3)      Workplace Harassment: Include a harassment policy and reporting steps, but also help employees understand the scope of harassment. Include a full definition of sexual and workplace bullying and harassment based on any of the protected human rights, including (but not limited to) disability, gender, sexual orientation, religion, family status, nationality, and race. A narrow definition can lead to problems if an employee seeks legal action against your organization for a harassment issue.

4)      Rules for Overtime and Vacation: Failure to specify times during the year when employees are not permitted to take vacation time (if this is applicable) and when, if ever, vacation time can be carried over or converted to pay.  Also consider including a requirement for employees to have pre-authorization before working overtime, and option to take vacation in lieu of wages for overtime accrued.

5)      Substance Abuse policies: This includes policy and procedure for testing (be certain it is allowable), management, and accommodation. A detailed and up-to-date accommodation policy that clearly communicates procedures for dealing with substance abuse, including substance abuse identified as a disability, is often overlooked. Substance abuse where disability is not identified can result in different disciplinary procedures.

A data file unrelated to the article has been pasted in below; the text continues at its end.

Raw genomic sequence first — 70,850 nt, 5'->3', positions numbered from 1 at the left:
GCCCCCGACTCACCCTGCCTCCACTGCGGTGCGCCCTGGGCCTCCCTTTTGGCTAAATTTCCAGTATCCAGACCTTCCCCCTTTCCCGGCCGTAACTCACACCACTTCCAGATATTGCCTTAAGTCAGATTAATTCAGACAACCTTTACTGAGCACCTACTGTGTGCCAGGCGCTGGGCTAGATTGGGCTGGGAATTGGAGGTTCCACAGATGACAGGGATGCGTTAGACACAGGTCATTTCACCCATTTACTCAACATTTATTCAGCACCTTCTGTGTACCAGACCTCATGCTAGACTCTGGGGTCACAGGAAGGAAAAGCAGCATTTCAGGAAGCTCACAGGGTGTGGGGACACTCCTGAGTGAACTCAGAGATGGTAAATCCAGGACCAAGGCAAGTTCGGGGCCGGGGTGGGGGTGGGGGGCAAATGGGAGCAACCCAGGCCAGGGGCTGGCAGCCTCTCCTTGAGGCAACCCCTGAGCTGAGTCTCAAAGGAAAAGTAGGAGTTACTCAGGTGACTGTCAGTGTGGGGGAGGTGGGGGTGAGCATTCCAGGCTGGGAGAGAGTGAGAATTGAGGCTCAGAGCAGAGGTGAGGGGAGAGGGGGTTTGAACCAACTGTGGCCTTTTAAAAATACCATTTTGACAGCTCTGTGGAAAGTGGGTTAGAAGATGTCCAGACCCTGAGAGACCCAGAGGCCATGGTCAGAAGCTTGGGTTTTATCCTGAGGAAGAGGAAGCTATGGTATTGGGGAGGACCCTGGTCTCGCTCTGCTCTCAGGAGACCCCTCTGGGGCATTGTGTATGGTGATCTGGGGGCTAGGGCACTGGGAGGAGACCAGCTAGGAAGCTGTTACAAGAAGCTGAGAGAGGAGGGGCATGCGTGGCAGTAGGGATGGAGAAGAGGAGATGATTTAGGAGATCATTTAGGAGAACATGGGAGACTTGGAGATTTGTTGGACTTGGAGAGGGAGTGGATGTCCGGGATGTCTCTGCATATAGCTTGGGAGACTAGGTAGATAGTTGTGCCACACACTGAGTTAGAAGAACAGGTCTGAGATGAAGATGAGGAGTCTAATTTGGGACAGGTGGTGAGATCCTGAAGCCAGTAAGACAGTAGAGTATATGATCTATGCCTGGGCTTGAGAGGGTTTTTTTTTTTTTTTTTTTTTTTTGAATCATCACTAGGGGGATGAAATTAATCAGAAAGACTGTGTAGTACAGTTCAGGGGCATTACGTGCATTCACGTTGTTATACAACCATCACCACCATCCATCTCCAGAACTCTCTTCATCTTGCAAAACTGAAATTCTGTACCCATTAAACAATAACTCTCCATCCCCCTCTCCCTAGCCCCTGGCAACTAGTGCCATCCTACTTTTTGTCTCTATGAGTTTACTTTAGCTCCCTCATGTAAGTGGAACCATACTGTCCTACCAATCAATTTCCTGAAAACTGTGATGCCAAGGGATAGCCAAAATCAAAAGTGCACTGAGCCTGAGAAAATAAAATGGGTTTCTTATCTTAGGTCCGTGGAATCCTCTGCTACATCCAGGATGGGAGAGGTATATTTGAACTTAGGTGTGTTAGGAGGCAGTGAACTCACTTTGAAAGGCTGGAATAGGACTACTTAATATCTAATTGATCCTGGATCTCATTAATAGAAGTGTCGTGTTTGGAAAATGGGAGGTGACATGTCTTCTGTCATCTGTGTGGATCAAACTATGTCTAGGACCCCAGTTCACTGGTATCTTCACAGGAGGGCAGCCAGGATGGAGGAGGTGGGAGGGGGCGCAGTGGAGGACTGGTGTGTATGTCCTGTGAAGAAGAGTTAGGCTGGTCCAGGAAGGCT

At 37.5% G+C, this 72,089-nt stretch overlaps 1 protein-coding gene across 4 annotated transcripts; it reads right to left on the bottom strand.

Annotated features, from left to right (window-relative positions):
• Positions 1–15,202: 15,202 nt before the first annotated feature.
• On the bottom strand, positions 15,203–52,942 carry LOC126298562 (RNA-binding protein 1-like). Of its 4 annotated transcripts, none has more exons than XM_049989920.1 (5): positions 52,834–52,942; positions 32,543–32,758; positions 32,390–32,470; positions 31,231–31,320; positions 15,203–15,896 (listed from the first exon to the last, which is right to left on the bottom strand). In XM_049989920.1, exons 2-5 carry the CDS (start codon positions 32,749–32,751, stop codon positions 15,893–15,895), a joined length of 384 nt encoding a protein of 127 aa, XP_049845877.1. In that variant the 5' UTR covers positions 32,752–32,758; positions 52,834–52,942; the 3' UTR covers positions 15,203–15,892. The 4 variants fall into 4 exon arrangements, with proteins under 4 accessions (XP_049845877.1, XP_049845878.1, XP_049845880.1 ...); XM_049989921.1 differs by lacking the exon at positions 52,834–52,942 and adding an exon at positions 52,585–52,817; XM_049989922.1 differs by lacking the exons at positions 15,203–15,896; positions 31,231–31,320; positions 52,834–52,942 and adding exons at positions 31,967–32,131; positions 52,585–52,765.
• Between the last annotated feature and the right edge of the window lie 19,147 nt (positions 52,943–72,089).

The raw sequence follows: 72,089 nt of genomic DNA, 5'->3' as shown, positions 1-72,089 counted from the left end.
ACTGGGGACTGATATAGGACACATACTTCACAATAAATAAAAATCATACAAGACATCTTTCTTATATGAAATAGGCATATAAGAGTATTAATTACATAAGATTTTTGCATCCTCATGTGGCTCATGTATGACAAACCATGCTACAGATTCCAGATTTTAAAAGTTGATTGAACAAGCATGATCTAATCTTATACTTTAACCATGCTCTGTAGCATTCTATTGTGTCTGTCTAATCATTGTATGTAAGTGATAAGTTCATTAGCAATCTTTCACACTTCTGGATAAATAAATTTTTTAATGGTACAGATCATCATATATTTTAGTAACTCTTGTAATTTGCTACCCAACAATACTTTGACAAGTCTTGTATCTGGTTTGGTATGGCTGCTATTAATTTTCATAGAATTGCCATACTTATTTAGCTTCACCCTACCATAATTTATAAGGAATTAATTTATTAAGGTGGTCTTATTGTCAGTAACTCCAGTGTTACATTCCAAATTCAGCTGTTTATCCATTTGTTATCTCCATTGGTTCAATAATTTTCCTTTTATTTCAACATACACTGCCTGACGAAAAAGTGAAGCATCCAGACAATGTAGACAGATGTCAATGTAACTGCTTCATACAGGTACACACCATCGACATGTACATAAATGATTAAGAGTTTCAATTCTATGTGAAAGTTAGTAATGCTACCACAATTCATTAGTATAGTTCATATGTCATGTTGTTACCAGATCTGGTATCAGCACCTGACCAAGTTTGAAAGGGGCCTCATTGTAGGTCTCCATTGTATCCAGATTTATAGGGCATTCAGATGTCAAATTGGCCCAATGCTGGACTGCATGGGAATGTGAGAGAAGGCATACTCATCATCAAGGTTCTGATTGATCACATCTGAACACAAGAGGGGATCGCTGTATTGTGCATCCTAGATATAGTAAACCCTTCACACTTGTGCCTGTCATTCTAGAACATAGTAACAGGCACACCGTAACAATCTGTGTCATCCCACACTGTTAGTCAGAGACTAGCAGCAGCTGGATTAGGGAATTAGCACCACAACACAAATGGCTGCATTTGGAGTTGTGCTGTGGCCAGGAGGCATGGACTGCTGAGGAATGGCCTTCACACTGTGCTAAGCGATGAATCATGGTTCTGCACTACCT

11 Common Employee Handbook Building Mistakes

1)       Not creating a plan: Your employee handbook will take time.  Your process should include planning content for your handbook, and updating your priorities and timelines.

2)      Not being up to date on legislation: Planning to address to key legislative updates is not the same as having the up-to-date information. Your second step should be to educate yourself on the legislative changes since the last time you reviewed your handbook, or changes that may have occurred in the past 5 years. In Ontario, for example, the Occupational Health and Safety Act recently required an employer to prepare, review, and implement a written occupational health and safety policy.